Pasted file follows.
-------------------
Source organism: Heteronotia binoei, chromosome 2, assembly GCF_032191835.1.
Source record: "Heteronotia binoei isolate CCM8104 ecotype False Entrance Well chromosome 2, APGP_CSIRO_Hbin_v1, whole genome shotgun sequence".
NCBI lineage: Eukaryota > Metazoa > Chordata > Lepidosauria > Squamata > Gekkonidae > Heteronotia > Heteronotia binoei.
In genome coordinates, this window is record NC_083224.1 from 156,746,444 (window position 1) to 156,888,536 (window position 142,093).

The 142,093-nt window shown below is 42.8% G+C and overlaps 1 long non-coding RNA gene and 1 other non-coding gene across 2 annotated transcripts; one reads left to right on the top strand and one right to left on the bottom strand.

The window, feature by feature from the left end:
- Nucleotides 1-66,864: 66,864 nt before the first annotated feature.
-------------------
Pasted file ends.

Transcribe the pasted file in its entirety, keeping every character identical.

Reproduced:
Source organism: Heteronotia binoei, chromosome 2, assembly GCF_032191835.1.
Source record: "Heteronotia binoei isolate CCM8104 ecotype False Entrance Well chromosome 2, APGP_CSIRO_Hbin_v1, whole genome shotgun sequence".
NCBI lineage: Eukaryota > Metazoa > Chordata > Lepidosauria > Squamata > Gekkonidae > Heteronotia > Heteronotia binoei.
In genome coordinates, this window is record NC_083224.1 from 156,746,444 (window position 1) to 156,888,536 (window position 142,093).

The 142,093-nt window shown below is 42.8% G+C and overlaps 1 long non-coding RNA gene and 1 other non-coding gene across 2 annotated transcripts; one reads left to right on the top strand and one right to left on the bottom strand.

The window, feature by feature from the left end:
- Nucleotides 1-66,864: 66,864 nt before the first annotated feature.